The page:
Do The Continental (How a 52-year-old car can improve your business)

I’m going to talk about cars (but don’t worry if you’re not into motors or Top Gear – I’m more interested in the lessons for business here…

The year is 1962.

A year which saw:

  • The death of actress Marilyn Monroe
  • The Cuban missile crisis
  • The Sunday Times become the first newspaper in the UK to print a colour supplement
  • The founding of fast-food chain Taco Bell by Glen Bell in California
  • Ringo Starr join the Beatles as their new drummer
  • The UK premiere of the first James Bond movie, Dr No.

Also in 1962, luxury car buyers could get hold of a brochure for the Lincoln Continental.

This promotional literature highlighted the meticulous attention to detail that went into making the car.

Special gauges and testing equipment were created so some parts could be made to tolerances of one-millionth of an inch.

Every coat of primer was sanded by hand.

Every electrical circuit was individually tested for how it operated and consistency of current.

Each engine was put through its paces up to 100 miles per hour on a test stand before it was allowed into one of the cars.

Every vehicle was given a 12-mile test drive by an engineer or mechanic before it was allowed to roll off the line.

Telling people about this minute attention to detail helped to sell the Continental.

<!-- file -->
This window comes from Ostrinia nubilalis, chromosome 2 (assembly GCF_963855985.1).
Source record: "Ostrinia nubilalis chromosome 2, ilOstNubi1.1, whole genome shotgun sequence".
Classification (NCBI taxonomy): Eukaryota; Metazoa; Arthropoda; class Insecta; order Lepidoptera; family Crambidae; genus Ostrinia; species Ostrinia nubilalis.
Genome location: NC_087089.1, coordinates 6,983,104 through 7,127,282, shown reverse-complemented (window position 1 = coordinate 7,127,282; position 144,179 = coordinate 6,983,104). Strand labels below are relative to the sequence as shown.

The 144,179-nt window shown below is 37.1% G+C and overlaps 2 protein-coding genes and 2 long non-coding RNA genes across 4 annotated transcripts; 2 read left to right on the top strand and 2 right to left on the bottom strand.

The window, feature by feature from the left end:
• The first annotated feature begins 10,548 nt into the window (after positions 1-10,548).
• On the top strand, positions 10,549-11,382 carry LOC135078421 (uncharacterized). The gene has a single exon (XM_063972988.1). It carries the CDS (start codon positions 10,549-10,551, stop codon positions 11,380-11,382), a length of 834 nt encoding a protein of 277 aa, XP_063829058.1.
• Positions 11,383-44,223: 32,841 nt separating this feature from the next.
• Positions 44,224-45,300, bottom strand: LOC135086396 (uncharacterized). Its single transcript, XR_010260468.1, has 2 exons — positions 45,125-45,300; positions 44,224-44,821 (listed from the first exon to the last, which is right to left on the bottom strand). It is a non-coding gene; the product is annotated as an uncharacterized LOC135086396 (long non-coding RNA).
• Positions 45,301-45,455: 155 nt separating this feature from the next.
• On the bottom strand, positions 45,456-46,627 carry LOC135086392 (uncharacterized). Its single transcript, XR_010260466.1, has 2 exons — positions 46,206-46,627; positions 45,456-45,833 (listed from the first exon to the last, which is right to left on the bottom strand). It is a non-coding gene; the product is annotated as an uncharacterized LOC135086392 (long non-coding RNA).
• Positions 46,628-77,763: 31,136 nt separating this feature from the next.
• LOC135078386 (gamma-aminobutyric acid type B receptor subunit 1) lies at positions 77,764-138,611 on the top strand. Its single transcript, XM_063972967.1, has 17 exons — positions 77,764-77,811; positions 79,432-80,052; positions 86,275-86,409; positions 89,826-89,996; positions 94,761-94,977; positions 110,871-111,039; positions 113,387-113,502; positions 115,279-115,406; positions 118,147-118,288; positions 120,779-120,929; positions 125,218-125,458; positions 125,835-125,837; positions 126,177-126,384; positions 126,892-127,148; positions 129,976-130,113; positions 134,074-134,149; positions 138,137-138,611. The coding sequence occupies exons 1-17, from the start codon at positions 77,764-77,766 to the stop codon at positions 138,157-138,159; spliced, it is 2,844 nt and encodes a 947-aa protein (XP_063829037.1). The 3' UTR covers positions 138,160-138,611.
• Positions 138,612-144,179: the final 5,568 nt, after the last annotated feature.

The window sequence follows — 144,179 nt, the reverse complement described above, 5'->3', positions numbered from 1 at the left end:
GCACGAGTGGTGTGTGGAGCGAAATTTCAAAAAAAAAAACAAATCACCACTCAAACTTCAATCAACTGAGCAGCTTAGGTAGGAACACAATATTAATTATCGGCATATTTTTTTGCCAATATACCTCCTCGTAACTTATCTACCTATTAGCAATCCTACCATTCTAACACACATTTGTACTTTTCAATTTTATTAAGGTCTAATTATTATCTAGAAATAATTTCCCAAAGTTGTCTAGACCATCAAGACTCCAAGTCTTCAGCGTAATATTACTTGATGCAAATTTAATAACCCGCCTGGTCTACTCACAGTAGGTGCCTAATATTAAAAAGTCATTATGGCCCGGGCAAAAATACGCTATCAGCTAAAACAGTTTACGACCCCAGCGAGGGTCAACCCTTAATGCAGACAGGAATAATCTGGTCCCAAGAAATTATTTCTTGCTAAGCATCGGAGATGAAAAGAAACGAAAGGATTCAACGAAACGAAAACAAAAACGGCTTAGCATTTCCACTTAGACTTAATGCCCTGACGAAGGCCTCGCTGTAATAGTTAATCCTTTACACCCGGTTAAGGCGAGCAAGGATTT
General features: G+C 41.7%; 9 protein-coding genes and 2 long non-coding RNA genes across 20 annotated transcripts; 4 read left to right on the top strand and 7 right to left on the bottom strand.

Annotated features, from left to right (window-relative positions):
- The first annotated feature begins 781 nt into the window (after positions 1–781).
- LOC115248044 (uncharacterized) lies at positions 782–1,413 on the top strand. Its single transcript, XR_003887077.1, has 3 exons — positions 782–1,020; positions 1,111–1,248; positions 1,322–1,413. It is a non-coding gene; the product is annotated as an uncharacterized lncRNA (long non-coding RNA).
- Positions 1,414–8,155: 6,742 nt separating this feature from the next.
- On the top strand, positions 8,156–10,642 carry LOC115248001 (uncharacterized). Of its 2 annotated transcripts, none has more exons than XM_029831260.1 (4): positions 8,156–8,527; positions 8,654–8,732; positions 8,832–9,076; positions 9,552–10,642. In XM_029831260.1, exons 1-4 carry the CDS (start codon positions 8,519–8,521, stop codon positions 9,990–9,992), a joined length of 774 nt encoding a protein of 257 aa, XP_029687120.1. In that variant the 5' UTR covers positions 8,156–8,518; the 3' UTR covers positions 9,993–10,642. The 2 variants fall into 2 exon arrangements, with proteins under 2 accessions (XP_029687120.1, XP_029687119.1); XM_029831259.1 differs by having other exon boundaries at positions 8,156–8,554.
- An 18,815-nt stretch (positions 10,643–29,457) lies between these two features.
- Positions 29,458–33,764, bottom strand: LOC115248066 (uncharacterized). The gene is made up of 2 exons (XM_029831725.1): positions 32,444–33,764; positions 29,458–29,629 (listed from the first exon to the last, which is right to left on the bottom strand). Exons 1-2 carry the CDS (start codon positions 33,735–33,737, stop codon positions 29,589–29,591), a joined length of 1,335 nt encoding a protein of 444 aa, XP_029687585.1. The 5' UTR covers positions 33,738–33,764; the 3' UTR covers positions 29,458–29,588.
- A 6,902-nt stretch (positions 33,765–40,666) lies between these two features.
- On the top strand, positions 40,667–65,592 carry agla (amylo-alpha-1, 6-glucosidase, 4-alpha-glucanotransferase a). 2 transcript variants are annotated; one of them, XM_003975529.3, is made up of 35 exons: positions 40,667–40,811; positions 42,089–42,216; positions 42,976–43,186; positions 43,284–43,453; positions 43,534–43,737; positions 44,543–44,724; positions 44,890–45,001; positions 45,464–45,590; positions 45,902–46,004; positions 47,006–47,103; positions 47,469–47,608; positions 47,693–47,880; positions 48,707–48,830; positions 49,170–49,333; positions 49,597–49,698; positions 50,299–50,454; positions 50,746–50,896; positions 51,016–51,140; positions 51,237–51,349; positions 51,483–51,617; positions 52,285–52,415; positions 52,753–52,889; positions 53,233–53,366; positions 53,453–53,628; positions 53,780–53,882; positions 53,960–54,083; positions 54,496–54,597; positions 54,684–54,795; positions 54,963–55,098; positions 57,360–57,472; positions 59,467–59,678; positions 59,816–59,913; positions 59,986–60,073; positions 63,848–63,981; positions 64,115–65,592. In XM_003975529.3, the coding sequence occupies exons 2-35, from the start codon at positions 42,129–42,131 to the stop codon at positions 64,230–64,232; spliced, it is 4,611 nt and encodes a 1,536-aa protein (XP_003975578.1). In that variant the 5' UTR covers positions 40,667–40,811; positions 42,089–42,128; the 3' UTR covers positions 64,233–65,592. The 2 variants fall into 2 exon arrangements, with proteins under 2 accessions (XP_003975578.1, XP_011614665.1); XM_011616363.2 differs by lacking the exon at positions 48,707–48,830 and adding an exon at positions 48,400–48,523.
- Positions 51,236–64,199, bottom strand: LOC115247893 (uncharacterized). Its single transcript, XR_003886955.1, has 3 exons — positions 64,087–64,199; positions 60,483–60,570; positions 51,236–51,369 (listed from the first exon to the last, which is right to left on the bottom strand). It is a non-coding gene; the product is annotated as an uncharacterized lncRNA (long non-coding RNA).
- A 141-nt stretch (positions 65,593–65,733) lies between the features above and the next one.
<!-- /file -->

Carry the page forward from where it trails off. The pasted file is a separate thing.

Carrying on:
It was this same focus on attention to detail which the copy of a famous car ad used to sell the Volkswagen Beetle.

You can see it below…

The famous “Lemon” ad for VW

It was a great ad then. It’s still a great ad.

The reasons why we can leave until another time (or simply drop me a line and I’ll share a few pointers with you)

And the lesson for your business from all this car talk?

1) Pay attention to detail. Delve deep into your business and discover what it is that makes your products or services so special. Unearth your unique selling point. Get to know your business, products and services REALLY well so that they’re a part of you.

2) Emphasise what makes you different. In your marketing – your website, emails, direct sales letters, landing pages, etc – highlight why you are a better choice than somebody else, why your company would do a better job than the competition, and how your product or service will do something amazing for the customer or client.

3) Test your marketing. Put something out. Do a split-test and change just one thing. See whether version A or B is the winner. Go with the winner. Test that against something else. Rinse and repeat.

If you’d like help with making your marketing copy more precise simply get in touch and let’s talk.

In detail, if you prefer.

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